Google Fiber in Kansas City is live - and fast!

The world’s been talking about Google Fiber, the service that promises customers gigabit Ethernet, for quite a while. It was originally announced in March of 2011 but was delayed in January of 2012. Google announced some new hardware for the service this past July, and Hanover Heights was picked as the first location the service would be offered in.

The future is now: this past Tuesday, Google officially rolled out service to Kansas City, Kansas, and the results are spectacular. Although sites like Speedtest.net can’t actually keep up, when using Google’s own speed page, results are through the roof. In a video posted by Google Fiber beta user Johnathan Duran, you can see download speeds of over 300Mbps through the new service. He said that it took roughly 15 minutes to upload the 46 minute, 1.7GB file to YouTube.

In addition to blazingly fast Internet access, Google TV is also available to residents of Kansas City, including a DVR and a Nexus 7 remote control. If you want to drool with envy, we recommend watching the entire video.

While we wanted to post about this on the release date, the article didn’t finish uploading until today. We obviously need to move our headquarters to Kansas City, Kansas.

Source: Google, Johnathan Duran's YouTube

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52 Comments

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You people do realize that it may be 1gb fiber connection, but that doesn't mean you are going to always get that speed, right? I think a lot of you think that for some magical reason these type of things are exact. Its possible to obtain those speeds in theory, but all of the conditions have to be perfect.

I am Reid said,
You people do realize that it may be 1gb fiber connection, but that doesn't mean you are going to always get that speed, right? I think a lot of you think that for some magical reason these type of things are exact. Its possible to obtain those speeds in theory, but all of the conditions have to be perfect.

The speed they advertise is just the capable speed of the links limit, it is impossible to reach those speeds even if you hooked straight into the ground and directer communicated with your neighbor.

I am Reid said,
You people do realize that it may be 1gb fiber connection, but that doesn't mean you are going to always get that speed, right? I think a lot of you think that for some magical reason these type of things are exact. Its possible to obtain those speeds in theory, but all of the conditions have to be perfect.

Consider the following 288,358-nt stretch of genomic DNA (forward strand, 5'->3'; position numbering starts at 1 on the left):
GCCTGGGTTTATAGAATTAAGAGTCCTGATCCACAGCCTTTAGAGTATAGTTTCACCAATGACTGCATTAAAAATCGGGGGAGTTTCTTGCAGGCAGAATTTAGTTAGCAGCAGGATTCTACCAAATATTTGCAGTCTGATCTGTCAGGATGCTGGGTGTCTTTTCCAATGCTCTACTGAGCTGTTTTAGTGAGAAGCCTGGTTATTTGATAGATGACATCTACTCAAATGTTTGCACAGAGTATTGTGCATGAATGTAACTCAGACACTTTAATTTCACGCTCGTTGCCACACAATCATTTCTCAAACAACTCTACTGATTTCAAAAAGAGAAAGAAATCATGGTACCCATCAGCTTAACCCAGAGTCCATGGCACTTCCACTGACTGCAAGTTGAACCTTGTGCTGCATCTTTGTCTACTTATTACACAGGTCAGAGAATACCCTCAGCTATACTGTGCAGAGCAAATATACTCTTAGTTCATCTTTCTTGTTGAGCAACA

Yes,

1000 Mbps = 125 MB/s.
http://www.matisse.net/bitcalc...egabits&notation=legacy

Copy a 4 GB file between two physical garden variety hard drives and you'll be lucky to get that. I peak out at around 100 MB/s, and then eventually dip to around 60-70 MB/s before it's halfway done copying.

belto said,
google has a few kinks to work out.

if that's the case, it wasn't ready for launch, and should have been held back til it was ready, with no "kinks"

dvb2000 said,

if that's the case, it wasn't ready for launch, and should have been held back til it was ready, with no "kinks"

there is no products with no kinks. everything improves over time.

Well I have a 120m/bit connection here in the UK and I find that is plenty fast enough for the internet in it's current form.

I wouldn't expect the initial speeds to be that telling.

Let them get it online and tweak it for a month or so. Speeds will most likely increase within a reasonable amount of time as the infrastructure has any kinks worked out.

His speeds are fine just sounds like youtube is downloading slow from him. Ive seen their speedtest on other forums and its usually 700/700Mbps

Well the video was lagging for me on 720p... Really brings things into perspective

[Edit] Also those aren't gigabit speeds. Here in London you can get 100Mb pretty much everywhere. And those speed tests weren't that much faster...

Edited by drazgoosh, Nov 17 2012, 8:17pm :

drazgoosh said,
[Edit] Also those aren't gigabit speeds. Here in London you can get 100Mb pretty much everywhere. And those speed tests weren't that much faster...

Pretty much everywhere is a huge exaggeration, maybe in very central London.

Minimoose said,

Pretty much everywhere is a huge exaggeration, maybe in very central London.

I'm 35 miles outside London and have 120mbit, and I get all of it too.